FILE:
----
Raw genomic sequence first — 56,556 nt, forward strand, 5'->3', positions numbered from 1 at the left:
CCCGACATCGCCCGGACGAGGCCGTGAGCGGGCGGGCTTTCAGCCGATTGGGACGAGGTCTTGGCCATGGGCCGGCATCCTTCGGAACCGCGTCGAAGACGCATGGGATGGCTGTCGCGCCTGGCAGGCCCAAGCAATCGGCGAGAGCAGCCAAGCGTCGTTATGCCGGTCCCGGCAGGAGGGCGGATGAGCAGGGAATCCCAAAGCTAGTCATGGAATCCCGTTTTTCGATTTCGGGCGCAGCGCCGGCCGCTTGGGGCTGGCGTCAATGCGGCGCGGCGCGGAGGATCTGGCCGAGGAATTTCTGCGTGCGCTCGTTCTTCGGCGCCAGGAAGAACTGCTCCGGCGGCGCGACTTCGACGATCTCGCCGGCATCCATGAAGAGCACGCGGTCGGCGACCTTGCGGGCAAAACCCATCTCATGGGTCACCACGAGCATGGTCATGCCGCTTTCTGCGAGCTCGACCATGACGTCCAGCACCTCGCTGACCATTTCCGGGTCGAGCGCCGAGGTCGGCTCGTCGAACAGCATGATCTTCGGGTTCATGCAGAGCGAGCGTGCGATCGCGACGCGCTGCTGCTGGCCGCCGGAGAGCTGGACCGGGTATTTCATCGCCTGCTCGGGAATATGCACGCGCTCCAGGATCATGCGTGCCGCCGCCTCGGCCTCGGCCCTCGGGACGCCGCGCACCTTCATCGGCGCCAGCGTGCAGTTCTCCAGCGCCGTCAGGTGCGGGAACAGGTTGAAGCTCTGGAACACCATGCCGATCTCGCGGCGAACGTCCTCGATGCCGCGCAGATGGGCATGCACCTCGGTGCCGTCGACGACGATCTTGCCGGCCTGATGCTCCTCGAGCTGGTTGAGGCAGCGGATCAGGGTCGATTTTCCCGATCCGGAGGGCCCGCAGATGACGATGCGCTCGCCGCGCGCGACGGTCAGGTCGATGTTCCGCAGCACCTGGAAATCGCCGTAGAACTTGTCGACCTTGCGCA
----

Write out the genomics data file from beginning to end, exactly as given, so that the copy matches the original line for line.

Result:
Raw genomic sequence first — 56,556 nt, forward strand, 5'->3', positions numbered from 1 at the left:
CCCGACATCGCCCGGACGAGGCCGTGAGCGGGCGGGCTTTCAGCCGATTGGGACGAGGTCTTGGCCATGGGCCGGCATCCTTCGGAACCGCGTCGAAGACGCATGGGATGGCTGTCGCGCCTGGCAGGCCCAAGCAATCGGCGAGAGCAGCCAAGCGTCGTTATGCCGGTCCCGGCAGGAGGGCGGATGAGCAGGGAATCCCAAAGCTAGTCATGGAATCCCGTTTTTCGATTTCGGGCGCAGCGCCGGCCGCTTGGGGCTGGCGTCAATGCGGCGCGGCGCGGAGGATCTGGCCGAGGAATTTCTGCGTGCGCTCGTTCTTCGGCGCCAGGAAGAACTGCTCCGGCGGCGCGACTTCGACGATCTCGCCGGCATCCATGAAGAGCACGCGGTCGGCGACCTTGCGGGCAAAACCCATCTCATGGGTCACCACGAGCATGGTCATGCCGCTTTCTGCGAGCTCGACCATGACGTCCAGCACCTCGCTGACCATTTCCGGGTCGAGCGCCGAGGTCGGCTCGTCGAACAGCATGATCTTCGGGTTCATGCAGAGCGAGCGTGCGATCGCGACGCGCTGCTGCTGGCCGCCGGAGAGCTGGACCGGGTATTTCATCGCCTGCTCGGGAATATGCACGCGCTCCAGGATCATGCGTGCCGCCGCCTCGGCCTCGGCCCTCGGGACGCCGCGCACCTTCATCGGCGCCAGCGTGCAGTTCTCCAGCGCCGTCAGGTGCGGGAACAGGTTGAAGCTCTGGAACACCATGCCGATCTCGCGGCGAACGTCCTCGATGCCGCGCAGATGGGCATGCACCTCGGTGCCGTCGACGACGATCTTGCCGGCCTGATGCTCCTCGAGCTGGTTGAGGCAGCGGATCAGGGTCGATTTTCCCGATCCGGAGGGCCCGCAGATGACGATGCGCTCGCCGCGCGCGACGGTCAGGTCGATGTTCCGCAGCACCTGGAAATCGCCGTAGAACTTGTCGACCTTGCGCA